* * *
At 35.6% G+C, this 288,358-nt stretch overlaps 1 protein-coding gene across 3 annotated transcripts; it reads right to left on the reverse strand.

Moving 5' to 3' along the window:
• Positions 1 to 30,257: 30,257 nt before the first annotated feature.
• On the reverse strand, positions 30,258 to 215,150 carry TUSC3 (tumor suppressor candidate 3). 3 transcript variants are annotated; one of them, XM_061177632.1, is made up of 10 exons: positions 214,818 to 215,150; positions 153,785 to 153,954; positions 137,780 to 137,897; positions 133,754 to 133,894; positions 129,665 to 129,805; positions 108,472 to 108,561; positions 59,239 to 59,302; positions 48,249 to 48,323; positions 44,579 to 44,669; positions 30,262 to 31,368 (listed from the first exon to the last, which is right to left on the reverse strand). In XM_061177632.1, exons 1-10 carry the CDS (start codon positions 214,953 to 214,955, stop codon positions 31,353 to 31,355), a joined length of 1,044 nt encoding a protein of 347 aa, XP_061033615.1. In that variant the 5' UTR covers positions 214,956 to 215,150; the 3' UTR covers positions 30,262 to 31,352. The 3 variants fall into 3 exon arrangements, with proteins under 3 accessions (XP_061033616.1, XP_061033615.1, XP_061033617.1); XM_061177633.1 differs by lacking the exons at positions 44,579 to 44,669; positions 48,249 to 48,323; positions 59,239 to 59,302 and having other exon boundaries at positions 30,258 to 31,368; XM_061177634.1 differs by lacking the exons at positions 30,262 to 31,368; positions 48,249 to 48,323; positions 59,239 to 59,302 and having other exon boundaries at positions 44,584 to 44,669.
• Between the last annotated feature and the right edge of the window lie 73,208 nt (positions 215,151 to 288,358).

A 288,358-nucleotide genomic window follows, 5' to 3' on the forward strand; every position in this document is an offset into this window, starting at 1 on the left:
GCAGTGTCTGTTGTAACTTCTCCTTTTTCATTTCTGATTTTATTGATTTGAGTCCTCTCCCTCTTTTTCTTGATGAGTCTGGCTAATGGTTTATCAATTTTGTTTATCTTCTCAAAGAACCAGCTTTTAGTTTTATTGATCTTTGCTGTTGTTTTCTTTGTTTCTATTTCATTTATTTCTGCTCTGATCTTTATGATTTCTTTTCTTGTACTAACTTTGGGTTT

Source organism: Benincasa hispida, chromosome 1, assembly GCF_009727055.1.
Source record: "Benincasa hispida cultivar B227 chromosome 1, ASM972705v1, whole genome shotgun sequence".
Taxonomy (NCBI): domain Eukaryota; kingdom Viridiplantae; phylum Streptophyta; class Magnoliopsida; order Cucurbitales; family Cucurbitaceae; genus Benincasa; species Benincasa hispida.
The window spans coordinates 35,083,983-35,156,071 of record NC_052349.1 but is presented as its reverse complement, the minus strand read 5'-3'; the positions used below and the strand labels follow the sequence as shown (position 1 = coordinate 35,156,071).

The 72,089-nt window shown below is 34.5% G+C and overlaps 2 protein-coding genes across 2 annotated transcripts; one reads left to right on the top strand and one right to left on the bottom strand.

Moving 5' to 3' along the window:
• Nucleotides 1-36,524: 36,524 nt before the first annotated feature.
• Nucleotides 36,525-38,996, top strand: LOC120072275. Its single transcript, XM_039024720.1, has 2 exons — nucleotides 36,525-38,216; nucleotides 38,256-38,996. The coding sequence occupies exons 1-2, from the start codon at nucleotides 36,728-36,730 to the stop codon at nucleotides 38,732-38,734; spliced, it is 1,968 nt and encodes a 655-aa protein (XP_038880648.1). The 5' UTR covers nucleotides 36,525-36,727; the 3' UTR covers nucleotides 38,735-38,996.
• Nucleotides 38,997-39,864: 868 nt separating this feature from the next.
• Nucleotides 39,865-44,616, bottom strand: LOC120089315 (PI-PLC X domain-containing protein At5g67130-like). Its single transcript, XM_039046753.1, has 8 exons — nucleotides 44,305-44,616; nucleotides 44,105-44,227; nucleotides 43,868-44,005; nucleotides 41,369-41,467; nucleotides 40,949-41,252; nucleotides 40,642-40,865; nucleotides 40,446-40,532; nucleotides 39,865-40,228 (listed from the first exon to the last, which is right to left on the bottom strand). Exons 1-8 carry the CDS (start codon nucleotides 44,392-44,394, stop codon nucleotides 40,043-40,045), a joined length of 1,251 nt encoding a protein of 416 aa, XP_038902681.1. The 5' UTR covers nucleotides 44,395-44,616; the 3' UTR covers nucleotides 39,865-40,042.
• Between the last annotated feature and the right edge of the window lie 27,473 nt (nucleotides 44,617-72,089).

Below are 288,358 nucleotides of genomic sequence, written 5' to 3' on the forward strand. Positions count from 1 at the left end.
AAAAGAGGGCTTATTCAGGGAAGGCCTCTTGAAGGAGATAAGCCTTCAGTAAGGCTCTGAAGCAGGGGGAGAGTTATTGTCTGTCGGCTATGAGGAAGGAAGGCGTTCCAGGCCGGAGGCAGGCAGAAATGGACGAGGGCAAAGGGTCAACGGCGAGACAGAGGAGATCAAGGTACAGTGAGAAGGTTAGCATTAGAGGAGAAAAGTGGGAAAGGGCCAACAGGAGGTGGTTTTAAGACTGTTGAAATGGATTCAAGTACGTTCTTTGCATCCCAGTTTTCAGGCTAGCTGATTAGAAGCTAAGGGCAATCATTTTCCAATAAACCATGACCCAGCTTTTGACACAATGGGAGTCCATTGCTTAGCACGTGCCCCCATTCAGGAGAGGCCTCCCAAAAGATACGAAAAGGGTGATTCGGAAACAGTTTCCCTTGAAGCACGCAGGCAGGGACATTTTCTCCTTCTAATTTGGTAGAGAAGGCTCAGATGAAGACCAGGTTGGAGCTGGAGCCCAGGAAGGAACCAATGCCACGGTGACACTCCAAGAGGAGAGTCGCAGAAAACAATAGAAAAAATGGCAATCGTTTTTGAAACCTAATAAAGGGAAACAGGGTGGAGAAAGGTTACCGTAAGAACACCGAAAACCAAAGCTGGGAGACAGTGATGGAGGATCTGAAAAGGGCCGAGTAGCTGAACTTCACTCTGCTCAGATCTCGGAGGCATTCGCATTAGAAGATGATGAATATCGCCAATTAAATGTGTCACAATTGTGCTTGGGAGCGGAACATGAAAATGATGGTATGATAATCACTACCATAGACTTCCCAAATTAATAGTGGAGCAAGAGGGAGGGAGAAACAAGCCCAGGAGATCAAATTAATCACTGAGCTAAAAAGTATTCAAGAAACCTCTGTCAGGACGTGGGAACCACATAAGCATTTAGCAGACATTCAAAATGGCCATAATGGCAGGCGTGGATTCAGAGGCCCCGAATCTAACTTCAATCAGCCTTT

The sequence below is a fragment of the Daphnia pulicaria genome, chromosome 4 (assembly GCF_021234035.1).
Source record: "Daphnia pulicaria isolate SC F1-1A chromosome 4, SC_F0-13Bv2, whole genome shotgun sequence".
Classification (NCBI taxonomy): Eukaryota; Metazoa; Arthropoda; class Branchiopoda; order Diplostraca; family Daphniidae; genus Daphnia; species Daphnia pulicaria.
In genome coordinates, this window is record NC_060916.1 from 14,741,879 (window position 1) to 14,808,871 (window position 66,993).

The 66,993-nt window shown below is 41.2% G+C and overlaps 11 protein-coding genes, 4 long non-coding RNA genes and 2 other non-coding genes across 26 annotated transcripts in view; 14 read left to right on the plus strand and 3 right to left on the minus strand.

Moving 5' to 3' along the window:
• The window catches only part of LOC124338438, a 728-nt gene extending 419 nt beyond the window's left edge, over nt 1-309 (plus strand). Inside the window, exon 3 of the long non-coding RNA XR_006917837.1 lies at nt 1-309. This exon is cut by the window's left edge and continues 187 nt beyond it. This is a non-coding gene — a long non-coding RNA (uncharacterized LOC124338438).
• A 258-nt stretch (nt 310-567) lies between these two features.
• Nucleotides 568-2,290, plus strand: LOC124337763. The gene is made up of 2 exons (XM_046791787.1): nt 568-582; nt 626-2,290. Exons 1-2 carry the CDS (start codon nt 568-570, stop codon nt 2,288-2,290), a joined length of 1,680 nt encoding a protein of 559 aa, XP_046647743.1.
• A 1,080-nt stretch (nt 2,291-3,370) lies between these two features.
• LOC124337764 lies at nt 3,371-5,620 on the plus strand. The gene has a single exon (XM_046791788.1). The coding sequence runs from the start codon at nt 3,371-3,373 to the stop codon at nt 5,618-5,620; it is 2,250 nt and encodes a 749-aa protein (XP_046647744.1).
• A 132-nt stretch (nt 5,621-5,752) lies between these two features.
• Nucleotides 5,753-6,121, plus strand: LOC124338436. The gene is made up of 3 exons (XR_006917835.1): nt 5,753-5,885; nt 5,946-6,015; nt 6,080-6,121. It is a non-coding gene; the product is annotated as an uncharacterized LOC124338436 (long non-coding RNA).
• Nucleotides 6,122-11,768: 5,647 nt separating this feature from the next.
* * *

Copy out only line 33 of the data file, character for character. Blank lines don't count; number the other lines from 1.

• Nucleotides 5,753-6,121, plus strand: LOC124338436. The gene is made up of 3 exons (XR_006917835.1): nt 5,753-5,885; nt 5,946-6,015; nt 6,080-6,121. It is a non-coding gene; the product is annotated as an uncharacterized LOC124338436 (long non-coding RNA).